The arbitration can be held at any suitable venue agreed by the parties. This could mean a conference room in chambers or in a solicitor's office (if both parties are happy that no one would feel prejudiced), or in a privately hired venue. Everyone sits at the same large table and at the same level. If at all possible, the parties should not have to face each other. When choosing a location, it is important to give some thought, if parties are represented, to where they and their legal advisers might be able to talk and possibly even negotiate. An arbitration is similar to a court hearing in that the parties take turns to address the judge and give evidence in the usual way. Although the parties are not sworn, the arbitrator may ask them and any witnesses if they are willing to promise to tell the truth when giving their evidence. A formal case opening is not likely to be required, although the arbitrator will of course want to be updated if further matters have been agreed since the filing of the statement of issues. Examination in chief and cross-examination take place in the usual way, although the entire feeling of the hearing is far less formal than that of a court.

What to do after the arbitration
Dependent on the issues to be decided and the urgency with which a decision is required, the arbitrator may immediately announce the decision, to be followed by the full written determination, or he or she may indicate that the written determination will be provided within a short timescale, aiming at 7 days. Once that determination has been received by the parties or their legal advisers, the document will be incorporated into a standard consent order. That should then be sent to the court along with form C100. The cost is £215. The determination should be placed into a sealed envelope marked 'Confidential – not to be opened without the permission of a judge of the Family Court'. It is then dealt with administratively by a judge of the Family Court as box work. Once there is an order, it can be enforced in the usual way in the Family Court.

An example of how quickly arbitration works
The first children arbitration to be heard concerned a dispute between parents about child arrangements, specific issues and general exercise of parental responsibility. The matter was referred to arbitration at the Dispute Resolution Appointment as the court could not offer a final hearing listing for almost three months, whereas the parties needed a decision in the next couple of weeks. These are the relevant dates:

17.3.16 Application to the court
7.4.16  Allocation directions made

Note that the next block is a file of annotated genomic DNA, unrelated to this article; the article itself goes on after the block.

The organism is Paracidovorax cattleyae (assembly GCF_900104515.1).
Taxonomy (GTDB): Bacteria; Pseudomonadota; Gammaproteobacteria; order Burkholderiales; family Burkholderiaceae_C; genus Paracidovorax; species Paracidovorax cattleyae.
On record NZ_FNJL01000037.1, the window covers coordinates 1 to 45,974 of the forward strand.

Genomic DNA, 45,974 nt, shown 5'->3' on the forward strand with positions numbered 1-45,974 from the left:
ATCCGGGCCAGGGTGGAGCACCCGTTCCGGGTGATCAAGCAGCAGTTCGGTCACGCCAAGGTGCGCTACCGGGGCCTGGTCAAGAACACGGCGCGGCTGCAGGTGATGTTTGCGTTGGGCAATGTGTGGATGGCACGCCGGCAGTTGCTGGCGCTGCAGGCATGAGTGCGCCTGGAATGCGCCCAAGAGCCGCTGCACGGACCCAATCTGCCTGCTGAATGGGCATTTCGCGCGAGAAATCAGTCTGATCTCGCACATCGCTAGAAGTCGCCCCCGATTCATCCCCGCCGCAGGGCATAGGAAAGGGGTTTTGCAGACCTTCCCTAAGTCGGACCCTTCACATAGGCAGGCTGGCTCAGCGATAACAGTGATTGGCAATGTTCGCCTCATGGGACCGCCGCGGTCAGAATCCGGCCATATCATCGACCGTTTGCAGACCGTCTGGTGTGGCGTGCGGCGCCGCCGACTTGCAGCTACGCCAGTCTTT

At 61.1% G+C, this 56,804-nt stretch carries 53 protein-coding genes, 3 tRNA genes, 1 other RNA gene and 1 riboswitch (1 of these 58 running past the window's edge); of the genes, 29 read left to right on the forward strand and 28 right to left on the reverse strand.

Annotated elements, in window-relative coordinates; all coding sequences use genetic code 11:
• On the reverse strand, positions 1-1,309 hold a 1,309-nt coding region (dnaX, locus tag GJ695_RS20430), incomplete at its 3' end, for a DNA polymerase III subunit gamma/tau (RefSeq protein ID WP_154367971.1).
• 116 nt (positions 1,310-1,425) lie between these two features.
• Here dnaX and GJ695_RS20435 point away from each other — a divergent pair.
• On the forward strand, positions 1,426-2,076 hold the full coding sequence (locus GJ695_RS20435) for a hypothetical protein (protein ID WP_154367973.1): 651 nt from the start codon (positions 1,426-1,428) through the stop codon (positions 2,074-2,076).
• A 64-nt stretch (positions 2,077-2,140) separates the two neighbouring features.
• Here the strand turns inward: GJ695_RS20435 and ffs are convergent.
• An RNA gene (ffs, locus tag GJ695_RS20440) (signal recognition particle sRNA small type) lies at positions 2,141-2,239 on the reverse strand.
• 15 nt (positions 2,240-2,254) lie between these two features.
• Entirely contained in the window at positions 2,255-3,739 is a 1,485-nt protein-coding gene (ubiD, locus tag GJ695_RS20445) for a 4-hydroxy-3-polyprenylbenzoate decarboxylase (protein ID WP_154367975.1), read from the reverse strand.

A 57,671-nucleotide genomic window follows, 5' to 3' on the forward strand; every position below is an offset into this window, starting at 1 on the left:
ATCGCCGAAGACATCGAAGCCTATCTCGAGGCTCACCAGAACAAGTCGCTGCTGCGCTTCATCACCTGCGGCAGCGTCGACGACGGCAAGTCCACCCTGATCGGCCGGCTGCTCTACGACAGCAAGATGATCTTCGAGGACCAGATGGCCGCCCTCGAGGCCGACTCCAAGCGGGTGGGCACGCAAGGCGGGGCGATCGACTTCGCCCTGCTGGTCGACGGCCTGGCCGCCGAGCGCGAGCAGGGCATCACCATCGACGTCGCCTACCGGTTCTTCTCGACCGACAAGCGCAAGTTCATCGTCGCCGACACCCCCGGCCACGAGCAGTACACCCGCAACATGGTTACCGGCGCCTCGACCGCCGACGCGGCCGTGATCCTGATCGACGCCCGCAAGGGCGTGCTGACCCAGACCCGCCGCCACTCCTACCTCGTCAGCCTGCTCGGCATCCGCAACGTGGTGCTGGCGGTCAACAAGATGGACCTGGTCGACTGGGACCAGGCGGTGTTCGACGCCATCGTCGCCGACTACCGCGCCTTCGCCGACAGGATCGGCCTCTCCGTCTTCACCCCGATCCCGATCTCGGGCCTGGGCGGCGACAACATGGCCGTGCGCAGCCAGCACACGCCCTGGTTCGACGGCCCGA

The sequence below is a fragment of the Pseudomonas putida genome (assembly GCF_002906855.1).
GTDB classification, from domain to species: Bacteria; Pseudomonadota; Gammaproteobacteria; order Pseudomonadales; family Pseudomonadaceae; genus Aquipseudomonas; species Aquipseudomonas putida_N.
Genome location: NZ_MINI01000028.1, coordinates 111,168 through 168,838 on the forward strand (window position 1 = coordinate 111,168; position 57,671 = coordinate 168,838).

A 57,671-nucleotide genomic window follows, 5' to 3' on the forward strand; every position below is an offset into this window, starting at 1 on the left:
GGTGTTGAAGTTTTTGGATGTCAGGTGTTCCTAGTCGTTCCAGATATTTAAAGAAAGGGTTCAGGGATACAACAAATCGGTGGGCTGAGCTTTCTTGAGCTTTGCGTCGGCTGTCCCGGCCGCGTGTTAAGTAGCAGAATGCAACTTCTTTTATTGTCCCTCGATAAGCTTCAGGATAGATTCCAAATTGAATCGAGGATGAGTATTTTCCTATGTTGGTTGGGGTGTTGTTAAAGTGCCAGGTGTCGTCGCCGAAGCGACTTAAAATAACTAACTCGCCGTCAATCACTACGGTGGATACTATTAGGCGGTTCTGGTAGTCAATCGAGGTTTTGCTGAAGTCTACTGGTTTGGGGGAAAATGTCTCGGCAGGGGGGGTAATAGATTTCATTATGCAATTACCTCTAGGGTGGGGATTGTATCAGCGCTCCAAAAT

10.5.16 FHDRA
12.8.16 DRH
19.8.16 Appointment of the arbitrator
26.8.16 Arbitration took place
29.8.16 Decision and Determination sent out to the parties
11.10.16 The final hearing date offered by the court.

Remarkably, it was just ten days from referral to a final decision.

The benefits
The benefits to the parties and to the children are numerous. They include:

  1. An early hearing date within weeks or even days
  2. The hearing is at a time and date of the parties' choosing
  3. The arbitrator is of their choosing, and is a specialist in children law
  4. Some arbitrators offer fixed fees with published rates
  5. There is virtually no risk of adjournment
  6. The parties will usually need to attend only one hearing
  7. The case may be able to be decided on documents alone
  8. The hearing can be at evenings and weekends.

The benefits to practitioners include:

  1. You can fix the arbitration at a venue to suit you by agreement with the arbitrator and the other party, so travel time is minimised
  2. You can fix the hearing dates at times to suit you, meaning that you will not lose cases because you are unavailable
  3. You will liaise directly with the arbitrator rather than having to try to speak with the court office
  4. You will have the same arbitrator throughout and will be able to communicate with him or her directly, both sides being copied in.

Conclusions
Children arbitration provides a rapid, cost effective and less stressful solution to resolving children disputes. The endorsement of the President and the ease with which determinations are made into orders are key elements of the scheme. Of course both parties need to agree to arbitrate, but with the increasing burden on the family court and the resultant delays, that agreement is ever more likely to be forthcoming.

13/9/16